Eaton Launches Dual-Clutch Transmission

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The Procision sports three PTO openings

Marshall, MI — Eaton has introduced the Procision, a new medium-duty dual-clutch transmission. An automated manual gearbox — meaning two pedals only — the company claims it can deliver 8 to 10 percent better fuel economy than a similarly equipped vehicle with a torque-converter automatic. Production is scheduled to start mid-year in 2015 for North America, some time later for global markets.

It’s the first dual-clutch transmission built for class-6 and -7 applications, though Mitsubishi Fuso has offered one — the 6-speed Duonic — since 2012 in its Canter trucks up to class 5. Volvo has also developed the I-Shift 2, a dual-clutch version of its automated I-Shift transmission, making it the first manufacturer to install such a gearbox in a heavy-duty truck. It was introduced earlier this year, though not yet for North American sale. Several high-end cars also sport dual-clutch gearboxes these days.

Not incidentally, John Beering, Eaton’s senior vice president and general manager, Commercial Vehicle Transmission, says the Procision was conceived for applications from class 4 through 8 but he couldn’t provide a timetable for those other weight classes.

Initial class-6/7 application targets are pickup-and-delivery, towing, and beverage vehicles, plus school buses.

Eaton’s slick variation on the dual-clutch theme is a 7-speed that employs electronically controlled shifting, using grade, vehicle weight, and throttle input data to provide, in the company’s words, “optimal fuel efficiency and smooth, continuous delivery of torque under all shift conditions.”

After spending half a day driving the Procision in several different trucks at the Eaton Proving Grounds in Marshall, MI, I won’t argue with that word ‘smooth’. Shifts were seamless, up or down, sometimes nearly imperceptible because there’s no torque interruption.

Eaton says it employed dual-clutch technology to allow for more efficient acceleration from a stopped position and to optimize shift points that will efficiently get to the highest gear. Gear changes are made by swapping the engine torque between clutches with the next gear pre-selected.

“The highly efficient dual-clutch technology with a closed-loop control system significantly reduces slip and steady-state losses that are associated with torque-converter automatic transmissions,” said Jeff Carpenter, engineering manager for the medium-duty Procision.

The dual-clutch module is fully contained within the transmission, hydraulically controlled and oil cooled for extended life. A 5-spring damper is used to control torsional vibrations and is fully sealed to eliminate contamination.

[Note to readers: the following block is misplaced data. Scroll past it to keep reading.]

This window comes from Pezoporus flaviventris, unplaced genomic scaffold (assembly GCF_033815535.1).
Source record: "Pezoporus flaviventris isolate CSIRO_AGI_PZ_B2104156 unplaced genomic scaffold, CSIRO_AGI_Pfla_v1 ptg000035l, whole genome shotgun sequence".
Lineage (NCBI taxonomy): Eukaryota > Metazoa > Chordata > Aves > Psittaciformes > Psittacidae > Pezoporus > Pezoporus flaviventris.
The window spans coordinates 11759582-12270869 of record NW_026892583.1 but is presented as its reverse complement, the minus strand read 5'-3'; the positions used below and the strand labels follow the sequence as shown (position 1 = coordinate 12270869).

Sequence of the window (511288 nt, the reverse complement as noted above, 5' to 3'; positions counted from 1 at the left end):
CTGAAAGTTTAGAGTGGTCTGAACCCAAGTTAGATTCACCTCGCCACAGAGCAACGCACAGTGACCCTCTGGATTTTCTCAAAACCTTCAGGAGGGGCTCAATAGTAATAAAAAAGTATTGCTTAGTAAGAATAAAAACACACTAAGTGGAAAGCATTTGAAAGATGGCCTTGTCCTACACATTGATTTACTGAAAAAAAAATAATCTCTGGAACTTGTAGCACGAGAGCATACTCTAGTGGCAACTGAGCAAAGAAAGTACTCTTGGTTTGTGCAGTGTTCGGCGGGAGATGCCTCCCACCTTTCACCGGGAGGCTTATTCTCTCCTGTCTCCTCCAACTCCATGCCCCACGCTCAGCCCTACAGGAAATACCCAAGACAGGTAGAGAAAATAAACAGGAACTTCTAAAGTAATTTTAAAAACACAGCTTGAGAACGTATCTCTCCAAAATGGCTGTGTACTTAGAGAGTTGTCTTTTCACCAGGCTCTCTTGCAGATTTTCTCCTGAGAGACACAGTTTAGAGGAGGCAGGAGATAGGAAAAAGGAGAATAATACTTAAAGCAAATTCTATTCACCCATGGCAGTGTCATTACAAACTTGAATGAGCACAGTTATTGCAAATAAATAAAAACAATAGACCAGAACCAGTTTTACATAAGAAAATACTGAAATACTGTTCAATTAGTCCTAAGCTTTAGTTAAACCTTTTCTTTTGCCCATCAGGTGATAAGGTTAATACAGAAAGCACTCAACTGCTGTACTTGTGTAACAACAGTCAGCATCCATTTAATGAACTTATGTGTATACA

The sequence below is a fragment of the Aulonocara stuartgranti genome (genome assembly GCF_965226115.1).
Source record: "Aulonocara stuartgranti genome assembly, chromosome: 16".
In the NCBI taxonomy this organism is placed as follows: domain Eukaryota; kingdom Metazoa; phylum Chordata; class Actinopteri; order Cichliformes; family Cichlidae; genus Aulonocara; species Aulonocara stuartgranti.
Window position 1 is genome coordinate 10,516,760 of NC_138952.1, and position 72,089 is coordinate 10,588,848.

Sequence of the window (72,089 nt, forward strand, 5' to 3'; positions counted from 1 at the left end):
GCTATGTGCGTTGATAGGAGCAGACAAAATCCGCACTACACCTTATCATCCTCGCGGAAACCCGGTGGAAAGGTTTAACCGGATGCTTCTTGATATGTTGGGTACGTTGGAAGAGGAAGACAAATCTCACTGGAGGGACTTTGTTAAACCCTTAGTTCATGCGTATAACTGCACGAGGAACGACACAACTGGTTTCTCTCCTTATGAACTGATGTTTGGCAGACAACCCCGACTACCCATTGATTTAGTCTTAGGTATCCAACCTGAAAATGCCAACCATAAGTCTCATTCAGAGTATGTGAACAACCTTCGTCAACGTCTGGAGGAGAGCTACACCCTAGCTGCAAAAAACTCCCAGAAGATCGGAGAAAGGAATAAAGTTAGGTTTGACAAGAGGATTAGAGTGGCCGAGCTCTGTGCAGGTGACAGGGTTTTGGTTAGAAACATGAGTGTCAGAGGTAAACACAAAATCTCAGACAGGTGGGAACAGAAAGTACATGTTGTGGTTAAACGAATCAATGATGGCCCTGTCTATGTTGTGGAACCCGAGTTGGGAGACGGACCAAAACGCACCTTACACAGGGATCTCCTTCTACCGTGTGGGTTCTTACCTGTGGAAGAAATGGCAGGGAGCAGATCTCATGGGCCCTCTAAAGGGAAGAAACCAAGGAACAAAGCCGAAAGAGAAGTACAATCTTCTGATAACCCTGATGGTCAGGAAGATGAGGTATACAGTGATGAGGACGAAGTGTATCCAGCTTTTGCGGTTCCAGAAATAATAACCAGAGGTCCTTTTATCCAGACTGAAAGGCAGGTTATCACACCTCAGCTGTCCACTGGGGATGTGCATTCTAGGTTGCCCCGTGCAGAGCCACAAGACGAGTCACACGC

Features such as Eaton Dynamic Shifting allow the transmission to automatically switch between economy and performance shift schedules based on mass, grade, and demand at the throttle. Base shift results are modified dynamically based on available torque, engine acceleration, and grade.

Economy and performance shift tables can be adjusted to tune an overall calibration to meet any customer’s specific needs, says Eaton, adding that this calibration flexibility is the most it’s ever offered.

Two key options seem likely to be popular. The adjustable ‘Creep Mode’ provides excellent low-speed maneuverability. As well, the adjustable ‘Hill Helper’ technology prevents roll-back or roll-forward for up to three seconds while on grades of up to 8 percent, allowing for a controlled launch. Uniquely, these features can be turned on and off using Eaton’s ServiceRanger software.

Procision comes standard with three power take-off (PTO) openings, also enabled via ServiceRanger software by dealerships after purchase.

The new transmission is fully integrated with Cummins Vehicle Acceleration Management.

Procision transmissions use a new synthetic lubricant that reduces maintenance costs thanks to 150,000-mile lube and filter change intervals. The internal sump filter and electrical system do not require maintenance.

The Procision’s design life is 10 years/400,000 miles and it comes with a three-year/unlimited mile warranty, which covers the complete system including the dual-clutch module, in commercial vehicle applications. School bus applications receive a five-year/unlimited mile warranty.

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Rolf Lockwood is editor emeritus of Today's Trucking and a regular contributor to

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